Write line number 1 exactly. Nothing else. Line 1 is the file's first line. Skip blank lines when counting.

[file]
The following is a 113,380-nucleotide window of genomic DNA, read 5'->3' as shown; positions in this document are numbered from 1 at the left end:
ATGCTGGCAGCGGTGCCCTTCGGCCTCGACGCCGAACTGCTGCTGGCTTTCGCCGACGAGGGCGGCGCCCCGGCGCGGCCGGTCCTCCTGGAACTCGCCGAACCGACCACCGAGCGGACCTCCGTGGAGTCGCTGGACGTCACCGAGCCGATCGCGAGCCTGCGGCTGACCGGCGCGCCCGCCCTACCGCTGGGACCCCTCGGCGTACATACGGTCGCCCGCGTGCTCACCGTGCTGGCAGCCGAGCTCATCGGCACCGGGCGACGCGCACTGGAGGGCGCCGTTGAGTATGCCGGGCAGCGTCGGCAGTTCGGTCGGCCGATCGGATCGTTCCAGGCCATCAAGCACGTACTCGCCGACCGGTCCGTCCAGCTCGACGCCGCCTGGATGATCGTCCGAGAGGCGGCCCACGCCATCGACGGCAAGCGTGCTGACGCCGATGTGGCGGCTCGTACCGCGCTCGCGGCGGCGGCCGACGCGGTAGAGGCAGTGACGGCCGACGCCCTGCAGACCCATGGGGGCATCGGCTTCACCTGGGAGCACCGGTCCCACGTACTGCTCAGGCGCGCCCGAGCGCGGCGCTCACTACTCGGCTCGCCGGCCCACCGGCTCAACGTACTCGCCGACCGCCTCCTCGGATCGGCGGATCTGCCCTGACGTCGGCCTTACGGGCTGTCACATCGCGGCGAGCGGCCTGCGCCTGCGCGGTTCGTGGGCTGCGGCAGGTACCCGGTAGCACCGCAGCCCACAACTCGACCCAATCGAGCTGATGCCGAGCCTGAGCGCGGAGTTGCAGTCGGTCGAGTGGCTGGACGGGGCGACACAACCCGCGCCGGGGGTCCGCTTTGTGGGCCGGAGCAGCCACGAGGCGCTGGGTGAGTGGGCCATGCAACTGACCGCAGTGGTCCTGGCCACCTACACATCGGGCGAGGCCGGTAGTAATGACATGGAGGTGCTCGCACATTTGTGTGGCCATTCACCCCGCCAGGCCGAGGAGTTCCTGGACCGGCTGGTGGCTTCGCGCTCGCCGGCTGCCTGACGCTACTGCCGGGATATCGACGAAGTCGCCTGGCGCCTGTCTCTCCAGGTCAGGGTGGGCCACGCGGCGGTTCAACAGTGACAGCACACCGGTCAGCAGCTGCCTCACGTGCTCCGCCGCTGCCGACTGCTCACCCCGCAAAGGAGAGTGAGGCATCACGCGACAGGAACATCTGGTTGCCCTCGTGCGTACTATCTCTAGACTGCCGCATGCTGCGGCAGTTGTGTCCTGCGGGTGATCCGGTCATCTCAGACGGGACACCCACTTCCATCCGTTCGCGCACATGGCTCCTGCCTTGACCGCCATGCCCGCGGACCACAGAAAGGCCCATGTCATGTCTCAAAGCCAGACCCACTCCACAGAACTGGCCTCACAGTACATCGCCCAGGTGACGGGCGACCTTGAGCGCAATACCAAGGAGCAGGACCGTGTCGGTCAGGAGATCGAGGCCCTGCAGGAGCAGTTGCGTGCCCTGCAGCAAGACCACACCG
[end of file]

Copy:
The following is a 113,380-nucleotide window of genomic DNA, read 5'->3' as shown; positions in this document are numbered from 1 at the left end: